Three weeks ago, I started this series called DevRelCarousels. The major inspiration for this was the lack of structured knowledge about Developer Relations (DevRel). Although being a vast field with companies investing in them heavily, DevRel remains a very ‘hard to get into’ field with people just knowing it over the top, even in the presence of some great articles by the awesome folks in the profession.
If I talk about becoming a Developer, getting into DevOps, or just writing code, it’s much easier to get a gist of the job role in a well-structured way. This is because these are rather popular fields in the market. But being a fairly new segment of both Development and Marketing, with rather unconventional ways of being in the job role, DevRel is highly misinterpreted.
Hence, I thought of starting this as just a small way of giving beginners an overview about what to expect in DevRel and continuing further, how even to approach it. I won’t say that this is the best structured way of interpreting it because this is my perspective and what I’ve learned over the course of two years, reading different articles, books and talking to people about approaching DevRel as a career choice.
Continuing this series further with this week’s topic — Developer Advocates. This week, I’m accompanying this blog alongside the carousels for the reader to get a further explanation about each slide, which was major feedback I got while rolling out the initial carousels. So starting here, let’s dig deeper into Developer Advocacy.
As mentioned in the slide, it's an integral part of their job to address all the queries properly. If a developer is facing any problem, they’ll always be there for them. Their position is such that developers willingly share their feedback and their knowledge about the product. There’s something about them that makes them stand out in a community of developers.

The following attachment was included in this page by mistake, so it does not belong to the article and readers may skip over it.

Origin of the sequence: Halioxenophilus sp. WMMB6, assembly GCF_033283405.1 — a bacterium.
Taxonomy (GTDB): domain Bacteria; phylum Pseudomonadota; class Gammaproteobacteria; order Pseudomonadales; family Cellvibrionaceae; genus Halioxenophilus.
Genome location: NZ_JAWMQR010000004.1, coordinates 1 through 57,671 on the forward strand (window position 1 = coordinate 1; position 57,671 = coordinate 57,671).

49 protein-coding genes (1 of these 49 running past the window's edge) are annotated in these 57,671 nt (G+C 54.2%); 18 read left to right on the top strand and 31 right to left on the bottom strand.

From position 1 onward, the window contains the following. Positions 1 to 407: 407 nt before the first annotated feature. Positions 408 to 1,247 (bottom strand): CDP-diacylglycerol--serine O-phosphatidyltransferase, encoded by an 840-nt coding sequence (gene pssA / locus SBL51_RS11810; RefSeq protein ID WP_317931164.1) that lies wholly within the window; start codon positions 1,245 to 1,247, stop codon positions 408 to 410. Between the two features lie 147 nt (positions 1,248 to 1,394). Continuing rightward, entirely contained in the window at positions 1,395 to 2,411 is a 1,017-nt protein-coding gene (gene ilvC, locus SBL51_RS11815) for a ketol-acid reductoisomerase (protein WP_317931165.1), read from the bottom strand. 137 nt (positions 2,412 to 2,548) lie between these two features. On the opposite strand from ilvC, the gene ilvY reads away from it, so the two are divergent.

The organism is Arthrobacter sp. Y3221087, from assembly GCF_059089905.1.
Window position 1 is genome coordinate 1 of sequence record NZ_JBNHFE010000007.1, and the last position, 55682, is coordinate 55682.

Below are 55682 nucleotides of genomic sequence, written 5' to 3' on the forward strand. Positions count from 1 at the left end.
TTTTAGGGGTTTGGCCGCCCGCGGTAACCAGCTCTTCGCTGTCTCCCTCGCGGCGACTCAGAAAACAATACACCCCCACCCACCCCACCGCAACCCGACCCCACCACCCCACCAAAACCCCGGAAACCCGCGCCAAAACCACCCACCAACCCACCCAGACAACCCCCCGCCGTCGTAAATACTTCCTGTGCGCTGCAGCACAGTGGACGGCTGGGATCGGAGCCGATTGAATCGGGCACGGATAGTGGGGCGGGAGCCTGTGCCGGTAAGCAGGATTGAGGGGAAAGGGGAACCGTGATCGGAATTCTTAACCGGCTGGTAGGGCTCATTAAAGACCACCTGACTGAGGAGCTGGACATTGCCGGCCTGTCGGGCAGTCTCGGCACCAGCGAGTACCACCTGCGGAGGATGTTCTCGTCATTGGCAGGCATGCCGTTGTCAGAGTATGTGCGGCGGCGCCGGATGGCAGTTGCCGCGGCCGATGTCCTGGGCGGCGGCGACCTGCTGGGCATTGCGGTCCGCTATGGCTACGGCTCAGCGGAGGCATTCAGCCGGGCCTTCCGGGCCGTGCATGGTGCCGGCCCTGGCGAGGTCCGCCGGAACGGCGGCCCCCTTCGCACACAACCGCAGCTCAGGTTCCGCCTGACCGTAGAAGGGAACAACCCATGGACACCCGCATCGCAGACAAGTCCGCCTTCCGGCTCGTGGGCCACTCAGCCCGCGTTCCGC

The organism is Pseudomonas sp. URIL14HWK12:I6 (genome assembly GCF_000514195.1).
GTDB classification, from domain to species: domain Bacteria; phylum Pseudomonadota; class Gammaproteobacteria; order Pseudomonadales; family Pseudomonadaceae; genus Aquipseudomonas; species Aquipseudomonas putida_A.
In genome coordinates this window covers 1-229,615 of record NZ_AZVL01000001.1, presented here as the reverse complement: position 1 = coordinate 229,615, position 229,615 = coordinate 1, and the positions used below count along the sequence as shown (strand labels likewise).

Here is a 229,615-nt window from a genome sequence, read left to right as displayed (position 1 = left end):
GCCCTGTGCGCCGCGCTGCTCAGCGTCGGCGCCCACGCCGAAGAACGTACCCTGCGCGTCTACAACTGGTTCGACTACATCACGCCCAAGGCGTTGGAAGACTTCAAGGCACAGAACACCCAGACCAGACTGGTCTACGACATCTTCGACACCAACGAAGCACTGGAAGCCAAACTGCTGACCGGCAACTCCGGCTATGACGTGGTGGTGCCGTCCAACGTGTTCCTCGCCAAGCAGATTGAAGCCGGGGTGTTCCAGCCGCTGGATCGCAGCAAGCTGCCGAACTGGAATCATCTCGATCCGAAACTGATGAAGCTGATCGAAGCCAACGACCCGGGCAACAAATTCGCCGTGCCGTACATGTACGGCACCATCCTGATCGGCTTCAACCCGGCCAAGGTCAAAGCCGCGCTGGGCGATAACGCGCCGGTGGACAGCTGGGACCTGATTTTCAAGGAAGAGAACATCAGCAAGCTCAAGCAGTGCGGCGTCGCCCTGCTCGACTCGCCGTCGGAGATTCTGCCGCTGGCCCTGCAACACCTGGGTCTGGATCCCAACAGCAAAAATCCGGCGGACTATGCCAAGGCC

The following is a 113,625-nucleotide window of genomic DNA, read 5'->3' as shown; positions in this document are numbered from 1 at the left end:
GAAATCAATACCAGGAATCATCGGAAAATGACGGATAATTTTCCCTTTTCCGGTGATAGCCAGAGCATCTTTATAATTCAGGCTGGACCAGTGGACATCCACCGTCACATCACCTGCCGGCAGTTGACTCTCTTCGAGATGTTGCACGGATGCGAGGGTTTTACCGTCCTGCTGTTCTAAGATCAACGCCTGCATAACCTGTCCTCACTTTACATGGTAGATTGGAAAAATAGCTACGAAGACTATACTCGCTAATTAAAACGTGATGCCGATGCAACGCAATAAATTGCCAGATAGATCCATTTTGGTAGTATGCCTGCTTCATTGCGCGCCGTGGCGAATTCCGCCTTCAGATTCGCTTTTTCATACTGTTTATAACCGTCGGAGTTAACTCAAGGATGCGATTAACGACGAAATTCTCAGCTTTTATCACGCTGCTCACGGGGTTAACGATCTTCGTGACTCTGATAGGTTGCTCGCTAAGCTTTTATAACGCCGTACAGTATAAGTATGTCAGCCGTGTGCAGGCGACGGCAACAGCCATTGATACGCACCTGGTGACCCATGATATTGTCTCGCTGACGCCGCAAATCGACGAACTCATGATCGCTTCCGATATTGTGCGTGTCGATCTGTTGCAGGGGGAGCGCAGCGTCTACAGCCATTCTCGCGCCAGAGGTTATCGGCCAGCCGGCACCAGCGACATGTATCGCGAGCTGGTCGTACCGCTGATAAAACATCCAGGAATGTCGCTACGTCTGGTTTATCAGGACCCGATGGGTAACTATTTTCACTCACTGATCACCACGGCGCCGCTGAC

Be it any tech conference, if the community needs it, a developer advocate will be there for them. Even in a sponsored conference of a competitor company, there’s a high chance you will find a developer advocate. Why? Because the community needs their input, their point of view and expects them to be honest about it, even if it’s not their company’s own product. This makes them special and unique from any traditional marketing-based role!
Well, not in a bad or creepy way, of course. They have to remain up to date with the achievements and the ongoings within the community. Any question or need — a developer advocate needs to know that. Using any of the mediums available, they closely follow sites like DEV, StackOverflow, read tech forums, blogs, etc., to gather as much information as possible on how the community is reacting towards the product.
Being an advocate, one needs to put themselves into the developers' shoes they’re advocating for. They must know the insides of the product or the platform they’re are advocating for.
Having said that, developer advocates generally have a decent knowledge of other platforms, even those made by their competitors! Seems a bit out of place, right? But if you think about it, it’s pretty obvious. The developers choose to use different products and tools to build their apps — A Developer Advocate knows that!
While planning a product, a company needs various perspectives. Feedback becomes a crucial driver here. Getting a varied perspective not only adds additional things to discuss and revamp upon, it also redefines the whole strategy of moving forward. Developer advocates step in here, making sure that the issues in the product which result in bugs or the difficulties of using it are brought to attention and are prioritized accordingly.
As obvious as it sounds, open source is where developers reside. It acts as a safe space for any product developers, making sure the dominance and exploitation by a single large corporation in the market are not affecting the whole community of developers and the market that revolve around them.
This takes us to look at an interesting perspective. The influence of developer advocates within an organisation is that even companies like Microsoft ultimately understood the power of Open Source and why developers are inclined towards it so heavily.
As we all know now, people in DevRel are known to be multitaskers!
Developer advocacy being a DevRel role at the end of the day, has to involve being a multitasker. They can always be found giving talks at hackathons, meetups, or conferences, assisting their part in writing important documentation, building technical demos for the team’s presentation — even when it’s not the core and only aspect of their role.
Developer Advocacy changes the definition with every company and its corresponding needs. Adding different flavours into it, some are also called Program Managers, Community Advocates, or whatever else that suits the company's requirements. But one thing is for sure,
Developer Advocates are the facilitators of the developer community into a company — as much as they’re the pathway of a company within a developer community.